Traffic Lights in Space? How to Craft Rules of the Road for a Growing Industry
Massive commercial and government investment in space has created a gap between individual participant decision-making and best practices for the space ecosystem.
Over the past three years, China has launched four Long March 5B rockets— resulting in four uncontrolled reentries that have captured global attention. Two of the first three occurrences resulted in large debris being scattered near populated areas without warning.
Safe Space Operations are based on international cooperation and partnerships. In order to manage the space domain and address growing challenges, the space sector requires a holistic approach. Each segment must be properly managed to work together correctly.
We asked Dr. Josef Koller, one of the authors of the 2022 Space Safety Compendium, and Dr. William Ailor, Technical Fellow with Aerospace CORDS, about what can be done to improve space safety for everyone as the pace of space development increases.
What are some of the risks or safety hazards uncontrolled deorbit activity presents?
For uncontrolled reentry, a rule of thumb is that anywhere between 10% and 40% of the dry mass of a reentering object will survive reentry and impact the Earth’s surface. While some fragments could be large enough to injure a person, the small fragments also pose a threat to commercial aircraft in the air.Why is a consideration for space safety important? What are the potential ramifications of pushing the risk threshold too far?
While the risks are low when following the general guidelines, large debris could seriously harm individuals or damage aircraft in the air. A larger accident would likely lead to public pressure to impose more stringent rules to minimize future hazards. Instead, the goal should be for any space operator to follow internationally adopted best practices and guidelines and to act responsibly.
Have space safety measures kept up with the massive growth of the space industry over the past decade?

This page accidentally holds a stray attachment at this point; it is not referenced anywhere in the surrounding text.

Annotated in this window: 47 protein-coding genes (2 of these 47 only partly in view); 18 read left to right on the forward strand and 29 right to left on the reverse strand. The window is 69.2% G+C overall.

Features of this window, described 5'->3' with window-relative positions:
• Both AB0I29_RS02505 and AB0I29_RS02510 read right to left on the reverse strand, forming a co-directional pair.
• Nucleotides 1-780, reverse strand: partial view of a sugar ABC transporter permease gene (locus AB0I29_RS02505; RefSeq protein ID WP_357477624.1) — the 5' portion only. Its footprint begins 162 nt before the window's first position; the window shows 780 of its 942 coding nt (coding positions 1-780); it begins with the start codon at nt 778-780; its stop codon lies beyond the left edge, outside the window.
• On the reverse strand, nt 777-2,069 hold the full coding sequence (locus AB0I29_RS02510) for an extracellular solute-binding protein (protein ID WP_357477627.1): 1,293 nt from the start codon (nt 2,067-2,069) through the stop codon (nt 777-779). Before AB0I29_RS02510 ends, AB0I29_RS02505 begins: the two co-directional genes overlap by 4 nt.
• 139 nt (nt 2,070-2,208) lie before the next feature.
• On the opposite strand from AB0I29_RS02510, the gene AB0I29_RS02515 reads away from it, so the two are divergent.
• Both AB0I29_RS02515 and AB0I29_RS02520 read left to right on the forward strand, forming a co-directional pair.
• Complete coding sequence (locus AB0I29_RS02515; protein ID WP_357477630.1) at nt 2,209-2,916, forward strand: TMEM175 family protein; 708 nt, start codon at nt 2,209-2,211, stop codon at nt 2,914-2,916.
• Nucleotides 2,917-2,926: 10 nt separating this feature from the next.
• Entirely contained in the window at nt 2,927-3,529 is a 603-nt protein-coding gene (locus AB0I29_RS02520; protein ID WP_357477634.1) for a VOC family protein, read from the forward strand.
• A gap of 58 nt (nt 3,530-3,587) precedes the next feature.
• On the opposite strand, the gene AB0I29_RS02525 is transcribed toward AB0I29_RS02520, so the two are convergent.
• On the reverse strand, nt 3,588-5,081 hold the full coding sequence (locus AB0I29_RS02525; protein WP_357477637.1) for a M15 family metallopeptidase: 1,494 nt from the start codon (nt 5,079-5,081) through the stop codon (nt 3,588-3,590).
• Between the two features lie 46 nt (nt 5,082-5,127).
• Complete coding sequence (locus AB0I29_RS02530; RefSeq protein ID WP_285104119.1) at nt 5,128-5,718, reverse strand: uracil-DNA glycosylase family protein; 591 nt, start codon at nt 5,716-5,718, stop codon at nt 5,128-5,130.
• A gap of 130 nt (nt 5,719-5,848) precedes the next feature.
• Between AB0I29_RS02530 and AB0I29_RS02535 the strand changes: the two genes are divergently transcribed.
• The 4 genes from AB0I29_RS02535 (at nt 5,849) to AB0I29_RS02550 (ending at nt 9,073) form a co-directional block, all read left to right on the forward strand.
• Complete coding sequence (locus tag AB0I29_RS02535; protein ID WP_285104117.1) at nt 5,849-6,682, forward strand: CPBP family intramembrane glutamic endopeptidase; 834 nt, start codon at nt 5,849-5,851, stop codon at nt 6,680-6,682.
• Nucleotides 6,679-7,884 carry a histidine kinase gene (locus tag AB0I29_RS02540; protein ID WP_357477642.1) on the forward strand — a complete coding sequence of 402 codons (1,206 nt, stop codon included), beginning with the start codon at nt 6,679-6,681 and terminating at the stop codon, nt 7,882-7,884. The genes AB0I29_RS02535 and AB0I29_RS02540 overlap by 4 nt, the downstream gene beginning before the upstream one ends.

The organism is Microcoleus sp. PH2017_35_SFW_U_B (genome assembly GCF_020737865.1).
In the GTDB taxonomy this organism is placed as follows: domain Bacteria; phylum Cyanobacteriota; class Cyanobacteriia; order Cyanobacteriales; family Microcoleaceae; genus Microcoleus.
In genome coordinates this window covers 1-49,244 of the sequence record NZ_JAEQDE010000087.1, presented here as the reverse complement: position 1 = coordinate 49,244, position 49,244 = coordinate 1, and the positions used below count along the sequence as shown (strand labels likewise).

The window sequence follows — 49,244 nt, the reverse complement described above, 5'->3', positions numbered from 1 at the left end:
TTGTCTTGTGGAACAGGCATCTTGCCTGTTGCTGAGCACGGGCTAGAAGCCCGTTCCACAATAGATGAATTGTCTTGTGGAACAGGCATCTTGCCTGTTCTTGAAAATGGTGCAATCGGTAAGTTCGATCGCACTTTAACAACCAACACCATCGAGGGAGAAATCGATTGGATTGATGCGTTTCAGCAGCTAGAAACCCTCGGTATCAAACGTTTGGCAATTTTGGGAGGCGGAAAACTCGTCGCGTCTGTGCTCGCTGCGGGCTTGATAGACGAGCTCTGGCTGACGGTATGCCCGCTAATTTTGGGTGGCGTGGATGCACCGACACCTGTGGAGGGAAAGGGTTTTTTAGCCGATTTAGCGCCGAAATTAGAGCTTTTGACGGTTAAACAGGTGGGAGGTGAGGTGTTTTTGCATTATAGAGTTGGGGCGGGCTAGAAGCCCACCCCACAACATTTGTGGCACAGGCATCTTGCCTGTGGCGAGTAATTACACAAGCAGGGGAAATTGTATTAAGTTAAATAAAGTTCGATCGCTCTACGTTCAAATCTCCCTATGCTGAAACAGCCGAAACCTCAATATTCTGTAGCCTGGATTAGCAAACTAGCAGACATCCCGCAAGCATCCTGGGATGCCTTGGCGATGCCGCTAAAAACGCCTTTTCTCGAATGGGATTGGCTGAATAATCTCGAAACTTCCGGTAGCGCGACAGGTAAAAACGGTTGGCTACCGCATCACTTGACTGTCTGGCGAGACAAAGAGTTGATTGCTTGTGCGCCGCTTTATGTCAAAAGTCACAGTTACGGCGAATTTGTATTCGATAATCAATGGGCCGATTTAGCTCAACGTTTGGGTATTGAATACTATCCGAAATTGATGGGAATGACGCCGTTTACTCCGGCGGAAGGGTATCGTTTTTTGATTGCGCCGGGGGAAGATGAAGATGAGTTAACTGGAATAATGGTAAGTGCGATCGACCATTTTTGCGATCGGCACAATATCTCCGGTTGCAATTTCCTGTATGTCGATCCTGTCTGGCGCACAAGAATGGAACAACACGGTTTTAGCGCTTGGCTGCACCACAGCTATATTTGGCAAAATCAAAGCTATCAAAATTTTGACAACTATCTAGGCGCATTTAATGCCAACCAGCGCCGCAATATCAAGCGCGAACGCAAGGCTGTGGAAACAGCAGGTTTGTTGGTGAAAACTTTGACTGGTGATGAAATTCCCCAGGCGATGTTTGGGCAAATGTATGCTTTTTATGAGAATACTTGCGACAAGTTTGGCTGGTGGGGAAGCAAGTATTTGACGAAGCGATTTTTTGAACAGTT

The safety measures for minimizing reentry hazards are continuously evolving. Usually, this is accomplished by direct and controlled reentry into the ocean. International guidelines call for directing rocket stages and objects whose casualty expectations for a random reentry exceed 1 in 10,000 (i.e., one person on earth might be injured or killed for 10,000 reentries of that object) into a safe area such as a large ocean area.
Research on spacecraft designs that would reduce reentry hazards, or so-called “Design for Demise” is ongoing, but more research needs to be done.
Generally, space debris is deorbited into the Earth’s atmosphere to burn up on reentry. Are there any drawbacks to this method from a safety perspective?
The primary safety drawbacks of disposal by reentry is the potential injury or death to people on the ground or causing serious damage to aircraft. A related long-term hazard may be the effects of the materials used in the spacecraft—long-lived clouds of very small particles could accumulate in the atmosphere which might affect the environment.
There are other methods to further limit hazards to people or aircraft. Satellite and launch stages can be controlled and directed to reenter in a safe ocean area. In addition, satellites and launch stages could be fabricated to reduce the number of hazardous fragments surviving reentry.
Interested in the climate impact of rocket launch? Read What’s the Impact of the Space Industry on Climate Change?
Launch and reentry isn’t the only segment of space operations. What other areas are important for space safety?
The space domain is international and predicated on cooperation and partnerships enabled by safe space operations. In order to manage this domain and address growing challenges, the space sector requires a holistic approach to include how we operate in space without generating debris, how we assure human spaceflight safety while in orbit, and how we measure and analyze situational awareness data. All those areas are connected and a safety incident in one area can easily affect other areas of operations.
Does the space industry recognize the need for better safety practices?
The industry recognizes the need for integrated safety and is addressing these issues with the development of best practices and standards. Aerospace has established a Space Safety Institute to facilitate the process by leveraging our technical expertise and analysis.
Incorporating a holistic approach to space safety would further enable the space economy while protecting the long-term sustainability of outer space. Space is inherently a multi-actor, international domain and Safety should be a collaborative, not a competitive, endeavor. For example, a safety mishap that generates debris will quickly affect a series of operators — domestic, international, government and commercial. A holistic approach can also enable new scientific developments.
The complexity of systems is the biggest challenge. The space sector is undergoing an unprecedented period of growth that expands the scope of what is possible in space and who is involved. We see a number of new space actors with varying degrees of prior safety experience. It’s important to support new actors and provide them with safety solutions that are well established while allowing the freedom to innovate new ideas.